The controversial and seemingly ongoing situation concerning the land agreement at Preah Vihear was one subject of an address by Prof. Choemsak, in which he stated that the ceding of the land to Cambodia had been done on Thaksin’s behalf in order to allow the former PM huge investment opportunities. PM Samak, he said, is Thaksin’s nominee, and even although the recent “no confidence” vote had failed to oust him, recent information indicates that a change of PM might still occur.


Doi Suthep temple Chedi under restoration - again

Moisture level caused by high humidity still a problem

Visitors on the beautiful Naga stairway leading up to the famous
Wat at Doi Suthep where the Chedi is situated.

CMM Reporters
The famous Chedi at Wat Phra Thart, traditionally believed to contain a relic of the Lord Buddha, is again under restoration to prevent its collapse. The cost of the renovation, which will focus on reducing the high level of moisture inside the pagoda, is estimated at approximately 6.6 million baht, and is being met by a central government grant. Experts from CMU’s Fine Arts Department, led by Rung Juntabun, a renowned Lanna style architect, will supervise the renovation, which began on June 4 with the removal of the Chedi’s apex and its placement in safe storage, and which will include placing drainage pipes within the structure. Work is expected to take at least six months.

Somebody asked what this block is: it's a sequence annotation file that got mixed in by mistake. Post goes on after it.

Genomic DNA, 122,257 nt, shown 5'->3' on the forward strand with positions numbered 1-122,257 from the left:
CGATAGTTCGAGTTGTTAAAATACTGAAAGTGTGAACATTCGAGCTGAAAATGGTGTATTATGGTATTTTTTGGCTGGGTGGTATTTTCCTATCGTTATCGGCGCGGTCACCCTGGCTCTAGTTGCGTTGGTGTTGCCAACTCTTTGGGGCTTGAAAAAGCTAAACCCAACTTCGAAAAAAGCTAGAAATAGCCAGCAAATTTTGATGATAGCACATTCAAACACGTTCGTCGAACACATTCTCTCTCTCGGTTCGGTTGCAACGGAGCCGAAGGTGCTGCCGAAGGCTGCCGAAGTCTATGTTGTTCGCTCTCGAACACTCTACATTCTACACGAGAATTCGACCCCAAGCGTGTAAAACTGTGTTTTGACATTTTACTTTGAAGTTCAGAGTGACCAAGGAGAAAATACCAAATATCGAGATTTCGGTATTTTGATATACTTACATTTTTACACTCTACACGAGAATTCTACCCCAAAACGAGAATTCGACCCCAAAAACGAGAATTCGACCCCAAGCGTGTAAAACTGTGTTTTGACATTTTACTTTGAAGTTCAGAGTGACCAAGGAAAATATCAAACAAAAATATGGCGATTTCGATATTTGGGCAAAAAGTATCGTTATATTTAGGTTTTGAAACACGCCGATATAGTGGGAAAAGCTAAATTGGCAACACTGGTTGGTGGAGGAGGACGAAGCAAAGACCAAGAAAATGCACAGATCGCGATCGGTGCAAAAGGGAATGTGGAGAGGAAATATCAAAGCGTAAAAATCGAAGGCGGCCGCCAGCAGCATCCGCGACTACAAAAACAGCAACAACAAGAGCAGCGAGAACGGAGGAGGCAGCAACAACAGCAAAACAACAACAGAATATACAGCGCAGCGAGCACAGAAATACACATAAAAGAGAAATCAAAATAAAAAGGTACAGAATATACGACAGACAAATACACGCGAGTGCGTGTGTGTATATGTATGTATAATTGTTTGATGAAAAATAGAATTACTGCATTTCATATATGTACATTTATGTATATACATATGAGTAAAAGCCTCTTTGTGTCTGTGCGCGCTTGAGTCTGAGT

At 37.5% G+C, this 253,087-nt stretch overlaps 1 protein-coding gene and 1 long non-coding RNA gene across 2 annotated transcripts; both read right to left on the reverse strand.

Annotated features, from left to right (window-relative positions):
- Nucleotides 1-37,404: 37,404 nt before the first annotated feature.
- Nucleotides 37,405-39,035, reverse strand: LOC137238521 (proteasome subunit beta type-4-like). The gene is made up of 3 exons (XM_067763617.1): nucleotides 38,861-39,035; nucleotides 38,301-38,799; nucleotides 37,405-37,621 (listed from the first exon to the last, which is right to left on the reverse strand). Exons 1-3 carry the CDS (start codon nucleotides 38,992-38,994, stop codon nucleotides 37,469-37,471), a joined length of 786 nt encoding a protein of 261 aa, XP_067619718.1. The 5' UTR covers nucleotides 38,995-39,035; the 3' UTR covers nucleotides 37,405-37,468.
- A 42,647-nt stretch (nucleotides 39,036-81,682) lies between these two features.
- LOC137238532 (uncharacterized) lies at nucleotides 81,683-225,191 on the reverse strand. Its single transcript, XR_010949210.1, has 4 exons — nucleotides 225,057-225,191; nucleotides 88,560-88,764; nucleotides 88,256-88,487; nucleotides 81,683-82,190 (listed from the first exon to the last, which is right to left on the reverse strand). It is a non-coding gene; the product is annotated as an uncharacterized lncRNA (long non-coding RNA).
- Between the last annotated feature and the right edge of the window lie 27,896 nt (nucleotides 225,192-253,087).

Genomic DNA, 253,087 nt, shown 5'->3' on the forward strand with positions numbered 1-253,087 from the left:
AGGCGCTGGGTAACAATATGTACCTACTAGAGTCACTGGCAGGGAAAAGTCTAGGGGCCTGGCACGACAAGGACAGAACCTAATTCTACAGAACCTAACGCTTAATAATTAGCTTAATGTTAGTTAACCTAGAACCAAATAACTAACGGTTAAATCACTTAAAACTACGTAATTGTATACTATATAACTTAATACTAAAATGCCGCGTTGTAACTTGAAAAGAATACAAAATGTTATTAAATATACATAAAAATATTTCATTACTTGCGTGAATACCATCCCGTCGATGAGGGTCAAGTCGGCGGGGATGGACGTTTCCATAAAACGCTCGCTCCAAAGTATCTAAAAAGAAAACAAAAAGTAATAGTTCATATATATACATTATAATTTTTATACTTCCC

According to legend, the temple site was chosen in the late 14th century by the then Lanna King Gue Na. His method was somewhat unconventional, and involved placing a Buddha relic on the back of an elephant and allowing it to roam. The elephant climbed Doi Suthep mountain, stopping just below the summit, where it fell dead. The King ordered the Chedi to be built to contain the Buddha relic exactly where the elephant fell, and the temple was constructed around it. The site, some 3500 feet above sea level, had, it seemed, been considered holy for many hundreds of years.
The Chedi and its surrounding areas have been subject to several previous restorations - 1992 its central base was renovated and the grand terrace’s foundations were strengthened. A further restoration in 1998 involved the insertion of iron rods into the brick and lime pagoda, which, as they caused parts to swell, had done more harm than good. In 2004, another was attempted, as the high humidity in the structure had threatened its stability. Since the Chedi is covered with brass and gold plates, the humidity inside cannot be released. To make matters worse, water leaks in through cracks, and the marble paving around the Chedi also prevents ventilation. The present restoration will include the re-tiling of the surrounding area, hopefully not with marble.